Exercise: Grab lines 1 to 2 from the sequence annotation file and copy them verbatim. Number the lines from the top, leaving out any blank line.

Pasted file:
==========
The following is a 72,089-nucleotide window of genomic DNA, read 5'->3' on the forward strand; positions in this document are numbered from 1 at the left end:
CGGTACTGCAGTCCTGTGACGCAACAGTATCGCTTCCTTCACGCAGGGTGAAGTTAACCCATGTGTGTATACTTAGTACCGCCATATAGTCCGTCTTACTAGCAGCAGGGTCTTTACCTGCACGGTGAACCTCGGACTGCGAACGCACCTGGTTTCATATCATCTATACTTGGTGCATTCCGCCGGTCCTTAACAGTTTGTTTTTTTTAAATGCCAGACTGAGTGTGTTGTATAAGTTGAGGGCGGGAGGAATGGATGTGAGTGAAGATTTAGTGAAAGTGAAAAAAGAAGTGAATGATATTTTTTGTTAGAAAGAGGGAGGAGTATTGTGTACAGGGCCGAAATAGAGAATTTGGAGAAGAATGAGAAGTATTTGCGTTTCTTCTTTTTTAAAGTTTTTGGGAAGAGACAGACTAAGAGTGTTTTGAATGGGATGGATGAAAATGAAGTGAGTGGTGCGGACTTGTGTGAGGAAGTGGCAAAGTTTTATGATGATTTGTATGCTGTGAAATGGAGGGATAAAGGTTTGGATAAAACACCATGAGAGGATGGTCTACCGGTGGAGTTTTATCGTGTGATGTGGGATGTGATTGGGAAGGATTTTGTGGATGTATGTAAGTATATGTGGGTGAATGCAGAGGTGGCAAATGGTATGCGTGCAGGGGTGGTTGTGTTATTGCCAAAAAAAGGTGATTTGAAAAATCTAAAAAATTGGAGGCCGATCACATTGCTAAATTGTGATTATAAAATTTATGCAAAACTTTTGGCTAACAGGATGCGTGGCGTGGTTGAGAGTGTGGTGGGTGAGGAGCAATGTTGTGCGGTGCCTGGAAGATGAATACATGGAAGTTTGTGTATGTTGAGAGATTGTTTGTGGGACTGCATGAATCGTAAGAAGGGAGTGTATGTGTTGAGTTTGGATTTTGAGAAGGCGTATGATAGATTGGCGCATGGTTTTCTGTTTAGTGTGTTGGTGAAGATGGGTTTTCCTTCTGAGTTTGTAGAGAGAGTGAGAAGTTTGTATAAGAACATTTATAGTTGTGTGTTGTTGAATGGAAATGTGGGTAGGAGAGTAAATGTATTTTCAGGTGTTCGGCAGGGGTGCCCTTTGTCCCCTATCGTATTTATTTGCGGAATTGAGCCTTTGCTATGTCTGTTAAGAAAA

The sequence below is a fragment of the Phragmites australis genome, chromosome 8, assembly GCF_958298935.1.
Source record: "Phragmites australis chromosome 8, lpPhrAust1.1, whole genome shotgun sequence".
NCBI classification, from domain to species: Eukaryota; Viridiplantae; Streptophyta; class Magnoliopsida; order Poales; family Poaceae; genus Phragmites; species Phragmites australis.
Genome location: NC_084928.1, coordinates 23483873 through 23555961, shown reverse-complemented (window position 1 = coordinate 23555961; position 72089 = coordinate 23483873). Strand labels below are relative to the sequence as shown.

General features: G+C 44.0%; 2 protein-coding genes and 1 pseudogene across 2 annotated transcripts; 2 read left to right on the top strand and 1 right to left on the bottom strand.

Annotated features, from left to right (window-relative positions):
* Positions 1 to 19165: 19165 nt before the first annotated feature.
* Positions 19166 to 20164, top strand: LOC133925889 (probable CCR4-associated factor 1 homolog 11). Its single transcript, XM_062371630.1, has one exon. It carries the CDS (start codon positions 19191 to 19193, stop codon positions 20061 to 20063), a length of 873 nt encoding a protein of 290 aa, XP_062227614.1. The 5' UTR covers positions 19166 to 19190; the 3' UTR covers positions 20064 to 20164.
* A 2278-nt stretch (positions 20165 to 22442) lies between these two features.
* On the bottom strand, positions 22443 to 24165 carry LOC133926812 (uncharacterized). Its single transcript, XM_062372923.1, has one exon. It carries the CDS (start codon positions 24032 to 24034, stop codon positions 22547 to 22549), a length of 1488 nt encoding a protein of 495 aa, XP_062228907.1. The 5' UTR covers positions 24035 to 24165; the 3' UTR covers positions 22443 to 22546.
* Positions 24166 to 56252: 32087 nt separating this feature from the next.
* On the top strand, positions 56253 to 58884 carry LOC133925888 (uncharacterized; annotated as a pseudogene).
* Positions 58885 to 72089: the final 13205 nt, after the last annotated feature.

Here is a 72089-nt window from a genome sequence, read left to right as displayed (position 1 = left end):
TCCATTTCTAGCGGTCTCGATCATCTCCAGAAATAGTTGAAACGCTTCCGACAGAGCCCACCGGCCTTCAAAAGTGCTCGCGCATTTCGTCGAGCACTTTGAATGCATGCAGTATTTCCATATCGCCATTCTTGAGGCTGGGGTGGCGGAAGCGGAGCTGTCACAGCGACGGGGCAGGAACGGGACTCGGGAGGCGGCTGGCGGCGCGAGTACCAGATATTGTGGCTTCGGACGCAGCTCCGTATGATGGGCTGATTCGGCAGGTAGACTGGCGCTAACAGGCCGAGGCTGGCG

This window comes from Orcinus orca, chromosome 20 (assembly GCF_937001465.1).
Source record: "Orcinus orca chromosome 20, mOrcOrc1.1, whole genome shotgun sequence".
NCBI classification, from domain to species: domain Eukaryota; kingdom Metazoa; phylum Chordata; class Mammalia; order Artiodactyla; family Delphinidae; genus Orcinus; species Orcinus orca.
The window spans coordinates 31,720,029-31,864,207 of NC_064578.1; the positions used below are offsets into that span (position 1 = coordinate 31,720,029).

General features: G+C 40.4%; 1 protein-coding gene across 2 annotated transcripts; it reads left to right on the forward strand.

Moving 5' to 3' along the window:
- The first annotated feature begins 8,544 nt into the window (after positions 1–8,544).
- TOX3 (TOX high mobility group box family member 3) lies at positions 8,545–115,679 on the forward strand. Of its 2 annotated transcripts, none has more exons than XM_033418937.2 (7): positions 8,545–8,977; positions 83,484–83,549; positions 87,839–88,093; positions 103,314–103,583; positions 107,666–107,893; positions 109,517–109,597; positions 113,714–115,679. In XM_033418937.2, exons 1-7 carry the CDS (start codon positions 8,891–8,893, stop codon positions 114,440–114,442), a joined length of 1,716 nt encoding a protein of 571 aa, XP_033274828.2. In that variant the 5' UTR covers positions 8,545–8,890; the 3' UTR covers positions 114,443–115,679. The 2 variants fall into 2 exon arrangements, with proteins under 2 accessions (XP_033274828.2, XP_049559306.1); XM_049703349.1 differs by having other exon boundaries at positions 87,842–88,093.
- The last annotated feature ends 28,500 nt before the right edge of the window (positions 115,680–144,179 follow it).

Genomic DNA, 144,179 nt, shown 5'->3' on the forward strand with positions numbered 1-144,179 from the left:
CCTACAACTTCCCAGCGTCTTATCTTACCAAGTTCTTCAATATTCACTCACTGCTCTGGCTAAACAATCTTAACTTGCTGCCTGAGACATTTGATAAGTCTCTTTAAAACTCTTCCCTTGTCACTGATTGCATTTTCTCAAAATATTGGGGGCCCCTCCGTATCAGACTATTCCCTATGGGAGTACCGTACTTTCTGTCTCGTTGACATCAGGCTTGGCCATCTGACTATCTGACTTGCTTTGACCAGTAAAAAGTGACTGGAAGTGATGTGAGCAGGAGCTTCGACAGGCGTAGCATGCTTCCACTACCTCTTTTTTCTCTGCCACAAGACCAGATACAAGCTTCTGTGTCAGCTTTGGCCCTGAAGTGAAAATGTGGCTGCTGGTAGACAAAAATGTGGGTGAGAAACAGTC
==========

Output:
The following is a 72,089-nucleotide window of genomic DNA, read 5'->3' on the forward strand; positions in this document are numbered from 1 at the left end:
CGGTACTGCAGTCCTGTGACGCAACAGTATCGCTTCCTTCACGCAGGGTGAAGTTAACCCATGTGTGTATACTTAGTACCGCCATATAGTCCGTCTTACTAGCAGCAGGGTCTTTACCTGCACGGTGAACCTCGGACTGCGAACGCACCTGGTTTCATATCATCTATACTTGGTGCATTCCGCCGGTCCTTAACAGTTTGTTTTTTTTAAATGCCAGACTGAGTGTGTTGTATAAGTTGAGGGCGGGAGGAATGGATGTGAGTGAAGATTTAGTGAAAGTGAAAAAAGAAGTGAATGATATTTTTTGTTAGAAAGAGGGAGGAGTATTGTGTACAGGGCCGAAATAGAGAATTTGGAGAAGAATGAGAAGTATTTGCGTTTCTTCTTTTTTAAAGTTTTTGGGAAGAGACAGACTAAGAGTGTTTTGAATGGGATGGATGAAAATGAAGTGAGTGGTGCGGACTTGTGTGAGGAAGTGGCAAAGTTTTATGATGATTTGTATGCTGTGAAATGGAGGGATAAAGGTTTGGATAAAACACCATGAGAGGATGGTCTACCGGTGGAGTTTTATCGTGTGATGTGGGATGTGATTGGGAAGGATTTTGTGGATGTATGTAAGTATATGTGGGTGAATGCAGAGGTGGCAAATGGTATGCGTGCAGGGGTGGTTGTGTTATTGCCAAAAAAAGGTGATTTGAAAAATCTAAAAAATTGGAGGCCGATCACATTGCTAAATTGTGATTATAAAATTTATGCAAAACTTTTGGCTAACAGGATGCGTGGCGTGGTTGAGAGTGTGGTGGGTGAGGAGCAATGTTGTGCGGTGCCTGGAAGATGAATACATGGAAGTTTGTGTATGTTGAGAGATTGTTTGTGGGACTGCATGAATCGTAAGAAGGGAGTGTATGTGTTGAGTTTGGATTTTGAGAAGGCGTATGATAGATTGGCGCATGGTTTTCTGTTTAGTGTGTTGGTGAAGATGGGTTTTCCTTCTGAGTTTGTAGAGAGAGTGAGAAGTTTGTATAAGAACATTTATAGTTGTGTGTTGTTGAATGGAAATGTGGGTAGGAGAGTAAATGTATTTTCAGGTGTTCGGCAGGGGTGCCCTTTGTCCCCTATCGTATTTATTTGCGGAATTGAGCCTTTGCTATGTCTGTTAAGAAAA